KoSDT lease the Falls of Shin Visitor Attraction to an independent operator (Mac & Wild – https://www.macandwild.com/) who provide 15 jobs during the tourist season, through the daily running of the restaurant, ensuring that the attraction is a key contributor to the economic success of the area. Mac & Wild regularly host seasonal workshops in the space – ranging from foraging walks, haggis making classes, whisky tastings, folk concerts, and ‘Meet the Maker’ masterclasses allowing visitors to meet the producers. Mac & Wild also run the gift shop offering many products sourced from the local area.
In the quieter months the building is a manageable size so it only requires three core staff to run. The facility only closes down for a few weeks to carry out maintenance and prepare for the new season.
KoSDT continues to work with the operator to develop career paths in hospitality so that local youngsters can see the industry as a viable career choice.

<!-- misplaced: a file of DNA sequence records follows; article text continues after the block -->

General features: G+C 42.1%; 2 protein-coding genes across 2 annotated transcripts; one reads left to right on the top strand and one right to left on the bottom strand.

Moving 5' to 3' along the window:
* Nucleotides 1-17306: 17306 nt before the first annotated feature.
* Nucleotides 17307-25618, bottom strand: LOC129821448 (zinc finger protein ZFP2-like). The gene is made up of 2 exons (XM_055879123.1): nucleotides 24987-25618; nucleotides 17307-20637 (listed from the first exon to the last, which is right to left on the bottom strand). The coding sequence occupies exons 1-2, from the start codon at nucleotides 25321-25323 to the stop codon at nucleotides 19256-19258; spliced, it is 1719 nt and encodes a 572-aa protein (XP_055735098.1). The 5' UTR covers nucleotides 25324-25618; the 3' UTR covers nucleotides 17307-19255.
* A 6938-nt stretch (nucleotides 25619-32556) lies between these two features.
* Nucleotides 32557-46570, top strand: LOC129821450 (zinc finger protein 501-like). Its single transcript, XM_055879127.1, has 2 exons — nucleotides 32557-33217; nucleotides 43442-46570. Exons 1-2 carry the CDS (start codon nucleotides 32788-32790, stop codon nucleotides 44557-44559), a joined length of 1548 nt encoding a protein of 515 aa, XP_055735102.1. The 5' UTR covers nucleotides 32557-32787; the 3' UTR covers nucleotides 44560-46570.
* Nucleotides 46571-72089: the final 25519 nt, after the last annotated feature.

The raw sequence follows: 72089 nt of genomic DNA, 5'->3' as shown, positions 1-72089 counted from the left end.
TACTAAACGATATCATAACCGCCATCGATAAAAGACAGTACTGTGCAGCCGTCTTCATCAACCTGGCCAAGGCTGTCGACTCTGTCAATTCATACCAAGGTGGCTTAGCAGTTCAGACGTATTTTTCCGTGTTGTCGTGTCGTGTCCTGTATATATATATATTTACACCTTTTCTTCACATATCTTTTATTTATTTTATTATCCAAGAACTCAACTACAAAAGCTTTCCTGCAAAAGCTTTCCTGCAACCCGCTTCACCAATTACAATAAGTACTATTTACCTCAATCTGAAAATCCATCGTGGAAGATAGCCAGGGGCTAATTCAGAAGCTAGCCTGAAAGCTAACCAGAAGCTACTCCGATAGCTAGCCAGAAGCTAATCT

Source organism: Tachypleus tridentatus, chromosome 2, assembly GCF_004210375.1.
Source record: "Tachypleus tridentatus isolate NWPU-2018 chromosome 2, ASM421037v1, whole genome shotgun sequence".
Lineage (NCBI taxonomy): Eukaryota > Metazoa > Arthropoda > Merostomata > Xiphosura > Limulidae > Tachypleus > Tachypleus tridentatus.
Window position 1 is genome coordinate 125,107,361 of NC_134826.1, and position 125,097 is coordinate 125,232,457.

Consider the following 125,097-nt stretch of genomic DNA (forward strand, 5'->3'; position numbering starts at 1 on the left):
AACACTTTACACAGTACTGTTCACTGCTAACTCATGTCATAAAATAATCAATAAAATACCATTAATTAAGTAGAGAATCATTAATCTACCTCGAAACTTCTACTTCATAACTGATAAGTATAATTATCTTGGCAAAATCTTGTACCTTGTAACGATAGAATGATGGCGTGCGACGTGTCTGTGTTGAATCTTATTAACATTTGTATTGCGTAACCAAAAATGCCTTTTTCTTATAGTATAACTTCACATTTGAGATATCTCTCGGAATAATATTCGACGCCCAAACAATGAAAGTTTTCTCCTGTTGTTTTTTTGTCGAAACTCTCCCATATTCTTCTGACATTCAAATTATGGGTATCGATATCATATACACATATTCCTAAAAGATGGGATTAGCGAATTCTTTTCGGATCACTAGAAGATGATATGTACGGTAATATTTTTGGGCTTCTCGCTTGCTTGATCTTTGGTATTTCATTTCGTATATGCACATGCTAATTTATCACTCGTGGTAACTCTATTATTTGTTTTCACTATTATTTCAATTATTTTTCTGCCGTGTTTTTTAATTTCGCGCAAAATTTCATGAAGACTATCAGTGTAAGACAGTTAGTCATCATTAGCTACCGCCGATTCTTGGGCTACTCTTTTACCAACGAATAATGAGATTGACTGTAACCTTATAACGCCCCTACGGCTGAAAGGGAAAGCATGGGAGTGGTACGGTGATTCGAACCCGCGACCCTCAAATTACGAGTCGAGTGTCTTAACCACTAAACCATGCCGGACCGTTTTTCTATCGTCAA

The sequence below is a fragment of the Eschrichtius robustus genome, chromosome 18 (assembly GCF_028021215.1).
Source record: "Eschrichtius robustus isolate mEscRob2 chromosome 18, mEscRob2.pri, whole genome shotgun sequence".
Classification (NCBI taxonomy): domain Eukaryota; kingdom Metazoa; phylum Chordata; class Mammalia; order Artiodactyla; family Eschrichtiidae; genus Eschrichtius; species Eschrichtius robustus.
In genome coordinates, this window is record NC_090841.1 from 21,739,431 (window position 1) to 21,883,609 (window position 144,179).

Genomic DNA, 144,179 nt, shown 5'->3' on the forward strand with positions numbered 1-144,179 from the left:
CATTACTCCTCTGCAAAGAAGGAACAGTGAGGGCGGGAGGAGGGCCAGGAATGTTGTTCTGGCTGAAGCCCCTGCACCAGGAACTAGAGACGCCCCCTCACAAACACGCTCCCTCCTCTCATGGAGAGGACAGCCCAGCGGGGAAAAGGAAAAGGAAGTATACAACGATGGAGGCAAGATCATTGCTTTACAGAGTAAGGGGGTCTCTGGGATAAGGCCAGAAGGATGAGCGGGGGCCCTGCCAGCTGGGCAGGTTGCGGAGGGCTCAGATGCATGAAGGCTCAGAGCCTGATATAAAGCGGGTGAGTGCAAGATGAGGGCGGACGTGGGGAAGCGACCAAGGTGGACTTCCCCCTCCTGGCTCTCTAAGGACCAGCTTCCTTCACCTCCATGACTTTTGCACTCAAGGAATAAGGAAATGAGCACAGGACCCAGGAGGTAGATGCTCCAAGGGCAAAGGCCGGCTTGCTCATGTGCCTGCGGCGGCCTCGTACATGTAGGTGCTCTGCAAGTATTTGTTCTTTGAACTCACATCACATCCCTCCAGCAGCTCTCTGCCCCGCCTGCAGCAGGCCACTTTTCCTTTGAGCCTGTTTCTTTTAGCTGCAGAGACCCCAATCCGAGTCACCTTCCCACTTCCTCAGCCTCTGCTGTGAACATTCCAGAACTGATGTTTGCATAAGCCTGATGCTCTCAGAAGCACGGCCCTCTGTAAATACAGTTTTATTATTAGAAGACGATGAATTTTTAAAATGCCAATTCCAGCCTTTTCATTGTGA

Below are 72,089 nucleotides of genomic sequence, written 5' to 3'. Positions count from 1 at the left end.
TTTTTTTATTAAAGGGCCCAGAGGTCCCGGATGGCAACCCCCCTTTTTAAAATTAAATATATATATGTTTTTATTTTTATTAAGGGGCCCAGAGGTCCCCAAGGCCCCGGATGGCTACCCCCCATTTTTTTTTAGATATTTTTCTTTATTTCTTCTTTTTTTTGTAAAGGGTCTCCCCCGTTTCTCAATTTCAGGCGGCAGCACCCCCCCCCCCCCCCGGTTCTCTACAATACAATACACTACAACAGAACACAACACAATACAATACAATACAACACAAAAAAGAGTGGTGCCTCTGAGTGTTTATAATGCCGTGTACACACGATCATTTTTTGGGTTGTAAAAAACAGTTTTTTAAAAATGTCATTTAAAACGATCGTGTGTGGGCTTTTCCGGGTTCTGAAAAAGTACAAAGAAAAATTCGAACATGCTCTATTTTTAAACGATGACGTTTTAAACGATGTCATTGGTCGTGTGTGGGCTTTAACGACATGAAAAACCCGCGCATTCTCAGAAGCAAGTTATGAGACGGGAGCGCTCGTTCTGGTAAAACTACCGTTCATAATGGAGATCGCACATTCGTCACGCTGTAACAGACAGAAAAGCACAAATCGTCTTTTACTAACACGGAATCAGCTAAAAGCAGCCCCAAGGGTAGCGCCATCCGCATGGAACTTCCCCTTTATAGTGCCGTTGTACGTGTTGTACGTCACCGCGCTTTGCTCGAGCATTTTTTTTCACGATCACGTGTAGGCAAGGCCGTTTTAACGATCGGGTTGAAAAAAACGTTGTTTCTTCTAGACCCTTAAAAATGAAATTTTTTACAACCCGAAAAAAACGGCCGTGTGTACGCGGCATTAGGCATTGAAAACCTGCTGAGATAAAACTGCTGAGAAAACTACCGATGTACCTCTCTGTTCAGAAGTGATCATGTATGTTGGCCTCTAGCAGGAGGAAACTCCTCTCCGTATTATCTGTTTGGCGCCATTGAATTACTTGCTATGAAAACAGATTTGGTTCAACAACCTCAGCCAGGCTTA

Social sustainability was the most important aspect throughout the design, construction and occupation of the new Falls of Shin Attraction. The community’s needs were the driving force, with economic and environmental factors being important but mostly focused on fulfilling the desire of the community to retain jobs and attract tourism.
Supporting StatementKoSDT aimed to use as many local companies as possible; with CH Architecture being from the Kyle of Sutherland, the main contractor from Inverness, and many of the suppliers and tradesmen from the local area. This produced jobs for locals whilst feeding into the local economy.
Both KoSDT and CH Architecture knew that it was crucial to involve the communities in the process from the early phases of the design. From March 2014, five community consultation days were held in the surrounding villages with 228 people participating in these events. A 3D model was taken to the consultations to allow people to engage with the design and visualise what the finished building would look like.